I would also like to point out that you can save up a bit more (a dollar or two) on your monthly cost by purchasing the refill PIN from 3rd party resellers. For example, the $49.99 PIN at is $47.99, no tax. Hey, those extra dollar adds up you know. 🙂

Next, another popular AT&T MVNO is Airvoice. For $40 a month, you get unlimited minutes, unlimited text, and 500MB data. It gets better already huh, especially when you compare to the post-paid plans from the big carriers that will cost you at least eighty ninety dollars per month. $55 a month bumps the data to 1GB. There is a catch with Airvoice though. Even though you have 500MB of data, you only have access to the first 200MB (I think. 400MB for the 1GB plan). For the rest, you have to call their customer service to enable it. This can be really inconvenient. So caveat emptor.

I would like to point out Airvoice’s pay-as-you-go plan. Although the rates are nothing special (10 cents a minute, 10 cents per SMS, $1 monthly charge), their lowest denomination, $10, is good for 90 days. This is a good pick for a backup phone, even if you are paying $1 per month to keep the line. Most other operators and carriers will only give you 30 days. Airvoice only sells a mini SIM chip, although you can search ebay or Amazon to find people selling a pre-cut SIM to micro/nano size easily (for cheaper too!)

Lastly, I want to mention good2go mobile. I don’t think it’s a well-known company, but it offers a neat feature. Its most economical plan would be $40 a month that gives you unlimited calls, unlimited text, and 250MB of data. For $50 a month, you get 1GB data. The neat thing about good2go is that you can add on some more data when you need it. So instead of paying $50 a month for 1GB of data that I might not use, I can just pick the $40 a month plan, and I can add 500MB data for $10 when I actually need it. They offer mini and micro SIM from their website.

Well, how about that. Looking back when the cheapest smartphone plan from the big carriers would cost you $80-$90 a month, now you are looking at less than $60 a month prices. Consider a typical 2 year contract. Let say you save $20 a month by going with an MVNO. In 2 years, you have saved $480, and that doesn’t include taxes that you have to pay on those post-paid plans. Add on to the fact that you can buy refill PINs for a dollar two less, that is quite a big savings. If you save $30 a month, that’s at least $720 in your pocket for two years! You can buy a new iPhone with that. Oh, and get this, if you finish your contract on those big carriers’ post-paid plans, your monthly plans are not getting any cheaper, even though technically you have fulfilled your subsidy.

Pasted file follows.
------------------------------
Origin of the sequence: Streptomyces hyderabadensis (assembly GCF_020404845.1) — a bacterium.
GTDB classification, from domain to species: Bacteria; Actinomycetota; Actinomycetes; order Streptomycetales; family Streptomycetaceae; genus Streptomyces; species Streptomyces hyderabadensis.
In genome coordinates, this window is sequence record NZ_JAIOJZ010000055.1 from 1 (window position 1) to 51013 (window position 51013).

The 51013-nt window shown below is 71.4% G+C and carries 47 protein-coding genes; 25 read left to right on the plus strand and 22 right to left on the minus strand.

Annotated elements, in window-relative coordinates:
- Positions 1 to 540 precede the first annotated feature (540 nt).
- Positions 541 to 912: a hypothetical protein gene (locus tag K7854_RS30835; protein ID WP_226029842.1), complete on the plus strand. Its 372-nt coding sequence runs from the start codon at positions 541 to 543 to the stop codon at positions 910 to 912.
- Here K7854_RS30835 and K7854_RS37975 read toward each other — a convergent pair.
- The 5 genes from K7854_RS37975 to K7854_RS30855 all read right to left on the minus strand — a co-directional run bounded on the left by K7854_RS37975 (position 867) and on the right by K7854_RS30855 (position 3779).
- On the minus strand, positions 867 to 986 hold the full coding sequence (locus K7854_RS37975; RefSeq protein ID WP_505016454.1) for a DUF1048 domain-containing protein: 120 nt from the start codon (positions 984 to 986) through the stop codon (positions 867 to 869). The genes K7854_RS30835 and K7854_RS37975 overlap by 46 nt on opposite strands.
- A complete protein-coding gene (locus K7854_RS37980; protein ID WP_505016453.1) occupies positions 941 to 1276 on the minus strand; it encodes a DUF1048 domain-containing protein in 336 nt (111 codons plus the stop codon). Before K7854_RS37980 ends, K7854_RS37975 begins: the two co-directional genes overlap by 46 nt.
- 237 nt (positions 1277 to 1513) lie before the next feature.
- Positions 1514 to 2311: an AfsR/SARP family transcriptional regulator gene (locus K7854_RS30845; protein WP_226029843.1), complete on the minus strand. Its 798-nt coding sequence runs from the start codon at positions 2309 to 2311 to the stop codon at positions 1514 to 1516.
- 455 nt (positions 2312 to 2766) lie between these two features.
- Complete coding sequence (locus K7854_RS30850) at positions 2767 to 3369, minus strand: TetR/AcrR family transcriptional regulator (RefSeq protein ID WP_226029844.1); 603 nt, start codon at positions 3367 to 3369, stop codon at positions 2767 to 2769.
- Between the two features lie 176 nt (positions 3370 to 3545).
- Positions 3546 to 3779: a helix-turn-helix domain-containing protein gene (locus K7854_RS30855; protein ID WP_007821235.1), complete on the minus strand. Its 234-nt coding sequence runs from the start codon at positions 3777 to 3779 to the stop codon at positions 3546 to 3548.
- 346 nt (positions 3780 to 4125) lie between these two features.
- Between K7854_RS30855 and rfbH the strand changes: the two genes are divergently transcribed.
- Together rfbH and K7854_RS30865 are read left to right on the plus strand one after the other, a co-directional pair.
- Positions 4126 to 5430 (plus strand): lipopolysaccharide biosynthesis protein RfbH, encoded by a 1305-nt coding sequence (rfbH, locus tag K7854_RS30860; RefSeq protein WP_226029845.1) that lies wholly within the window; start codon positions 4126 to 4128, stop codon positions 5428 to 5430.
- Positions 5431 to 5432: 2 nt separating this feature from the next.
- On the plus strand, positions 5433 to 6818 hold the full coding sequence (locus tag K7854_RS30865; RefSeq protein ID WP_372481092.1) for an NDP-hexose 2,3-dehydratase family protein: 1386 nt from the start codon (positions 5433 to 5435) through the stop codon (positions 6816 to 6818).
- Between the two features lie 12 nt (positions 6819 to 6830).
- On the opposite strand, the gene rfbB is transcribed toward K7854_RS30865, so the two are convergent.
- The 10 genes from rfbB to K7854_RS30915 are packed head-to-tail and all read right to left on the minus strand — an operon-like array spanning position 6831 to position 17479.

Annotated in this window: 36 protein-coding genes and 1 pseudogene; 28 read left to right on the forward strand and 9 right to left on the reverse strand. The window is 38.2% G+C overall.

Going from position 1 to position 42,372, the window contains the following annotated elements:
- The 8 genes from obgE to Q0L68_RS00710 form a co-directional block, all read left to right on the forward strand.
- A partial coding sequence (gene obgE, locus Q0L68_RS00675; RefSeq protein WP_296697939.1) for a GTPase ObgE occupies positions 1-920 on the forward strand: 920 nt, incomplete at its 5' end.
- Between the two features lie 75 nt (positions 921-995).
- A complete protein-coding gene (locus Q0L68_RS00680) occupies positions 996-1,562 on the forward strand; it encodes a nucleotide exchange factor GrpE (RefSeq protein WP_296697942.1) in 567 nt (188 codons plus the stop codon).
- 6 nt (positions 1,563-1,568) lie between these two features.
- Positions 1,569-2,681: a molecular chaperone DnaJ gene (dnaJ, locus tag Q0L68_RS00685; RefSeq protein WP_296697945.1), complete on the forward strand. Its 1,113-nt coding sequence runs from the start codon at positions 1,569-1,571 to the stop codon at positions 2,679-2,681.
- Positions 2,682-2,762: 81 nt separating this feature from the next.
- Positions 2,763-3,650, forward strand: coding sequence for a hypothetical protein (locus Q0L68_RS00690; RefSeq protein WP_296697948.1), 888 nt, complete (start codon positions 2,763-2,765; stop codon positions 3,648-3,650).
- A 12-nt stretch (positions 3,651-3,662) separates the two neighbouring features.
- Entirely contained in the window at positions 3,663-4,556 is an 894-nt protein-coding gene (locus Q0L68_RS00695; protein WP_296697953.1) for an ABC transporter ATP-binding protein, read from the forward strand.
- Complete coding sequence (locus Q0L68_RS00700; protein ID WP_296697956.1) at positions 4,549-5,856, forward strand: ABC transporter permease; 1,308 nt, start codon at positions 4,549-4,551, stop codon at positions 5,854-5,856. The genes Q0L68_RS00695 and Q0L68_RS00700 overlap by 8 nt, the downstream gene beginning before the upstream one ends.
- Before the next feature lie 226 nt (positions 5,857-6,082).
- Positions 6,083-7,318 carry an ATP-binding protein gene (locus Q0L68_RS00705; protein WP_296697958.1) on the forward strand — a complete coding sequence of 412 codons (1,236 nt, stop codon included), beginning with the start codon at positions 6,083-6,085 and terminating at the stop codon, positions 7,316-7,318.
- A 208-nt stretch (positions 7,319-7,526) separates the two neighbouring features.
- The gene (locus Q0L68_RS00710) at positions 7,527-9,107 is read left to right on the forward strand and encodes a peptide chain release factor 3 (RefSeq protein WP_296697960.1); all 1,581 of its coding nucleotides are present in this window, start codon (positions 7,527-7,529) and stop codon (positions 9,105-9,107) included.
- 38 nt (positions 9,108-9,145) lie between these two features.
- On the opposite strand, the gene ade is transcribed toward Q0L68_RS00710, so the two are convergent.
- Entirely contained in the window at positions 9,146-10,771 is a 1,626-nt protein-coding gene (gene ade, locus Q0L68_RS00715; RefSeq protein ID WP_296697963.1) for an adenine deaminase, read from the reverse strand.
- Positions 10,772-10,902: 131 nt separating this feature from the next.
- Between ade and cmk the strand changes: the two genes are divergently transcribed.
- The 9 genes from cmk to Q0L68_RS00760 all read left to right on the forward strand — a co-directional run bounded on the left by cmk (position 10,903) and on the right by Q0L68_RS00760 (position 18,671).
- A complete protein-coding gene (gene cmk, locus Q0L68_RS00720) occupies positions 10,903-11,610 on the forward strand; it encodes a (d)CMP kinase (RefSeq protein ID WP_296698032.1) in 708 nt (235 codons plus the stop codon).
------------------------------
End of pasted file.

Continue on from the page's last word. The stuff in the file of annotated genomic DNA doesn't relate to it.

As a side note, there used to be another large MVNO utilizing AT&T towers called Straight Talk. Straight Talk offered both AT&T SIM or T-Mobile SIM. You can find them at Walmart, but they also sell the SIMs on their website. Their plan is $45 a month ($50 with taxes if you buy the PIN from the website) for unlimited minutes, unlimited text, and “unlimited” data (which translates to about 2GB. Still, it’s not bad). Comparing the prices, Straight Talk had the best deal if you need a bit more data than the 1GB offered by the other MVNOs. Problem is, for some unknown reason, they no longer offer the AT&T version of their SIM on their website. Only T-Mobile SIM is listed now.

On my next post, I will explore T-Mobile MVNOs, where the selections are a ton more, and also the bang for the buck.

Addendum: I forgot to mention H2O wireless, another AT&T MVNO. They have decent plans, although fairly similar to the other MVNOs. $50 a month gives you unlimited minutes, text, international text, and 500MB data. $60 bumps the data to 2GB. $40 bumps the data down to 100MB. Mini and micro SIM are available for $10.


Posted by on February 6, 2013 in Uncategorized


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2 responses to “Picking Your Wireless Carrier part 02: AT&T MVNOs

  1. andrewia

    April 18, 2013 at 11:56 pm

    Thanks for the helpful article! It’s nice to have a big list of all the MVNOs to compare.